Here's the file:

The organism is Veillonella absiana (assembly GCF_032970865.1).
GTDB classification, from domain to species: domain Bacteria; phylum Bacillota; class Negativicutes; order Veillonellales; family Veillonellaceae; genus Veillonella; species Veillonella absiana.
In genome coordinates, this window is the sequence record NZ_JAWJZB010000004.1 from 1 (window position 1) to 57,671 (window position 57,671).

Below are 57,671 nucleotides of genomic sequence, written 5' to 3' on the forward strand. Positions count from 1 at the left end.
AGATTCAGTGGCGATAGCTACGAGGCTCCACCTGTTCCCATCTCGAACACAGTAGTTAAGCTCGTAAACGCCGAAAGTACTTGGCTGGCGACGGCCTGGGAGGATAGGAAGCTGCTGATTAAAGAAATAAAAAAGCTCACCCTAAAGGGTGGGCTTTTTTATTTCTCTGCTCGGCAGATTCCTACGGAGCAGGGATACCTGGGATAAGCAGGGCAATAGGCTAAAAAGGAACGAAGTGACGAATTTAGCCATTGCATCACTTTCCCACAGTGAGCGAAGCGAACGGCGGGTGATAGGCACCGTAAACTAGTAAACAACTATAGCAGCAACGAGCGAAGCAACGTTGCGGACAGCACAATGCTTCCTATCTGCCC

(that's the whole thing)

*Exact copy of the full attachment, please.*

The organism is Veillonella absiana (assembly GCF_032970865.1).
GTDB classification, from domain to species: domain Bacteria; phylum Bacillota; class Negativicutes; order Veillonellales; family Veillonellaceae; genus Veillonella; species Veillonella absiana.
In genome coordinates, this window is the sequence record NZ_JAWJZB010000004.1 from 1 (window position 1) to 57,671 (window position 57,671).

Below are 57,671 nucleotides of genomic sequence, written 5' to 3' on the forward strand. Positions count from 1 at the left end.
AGATTCAGTGGCGATAGCTACGAGGCTCCACCTGTTCCCATCTCGAACACAGTAGTTAAGCTCGTAAACGCCGAAAGTACTTGGCTGGCGACGGCCTGGGAGGATAGGAAGCTGCTGATTAAAGAAATAAAAAAGCTCACCCTAAAGGGTGGGCTTTTTTATTTCTCTGCTCGGCAGATTCCTACGGAGCAGGGATACCTGGGATAAGCAGGGCAATAGGCTAAAAAGGAACGAAGTGACGAATTTAGCCATTGCATCACTTTCCCACAGTGAGCGAAGCGAACGGCGGGTGATAGGCACCGTAAACTAGTAAACAACTATAGCAGCAACGAGCGAAGCAACGTTGCGGACAGCACAATGCTTCCTATCTGCCC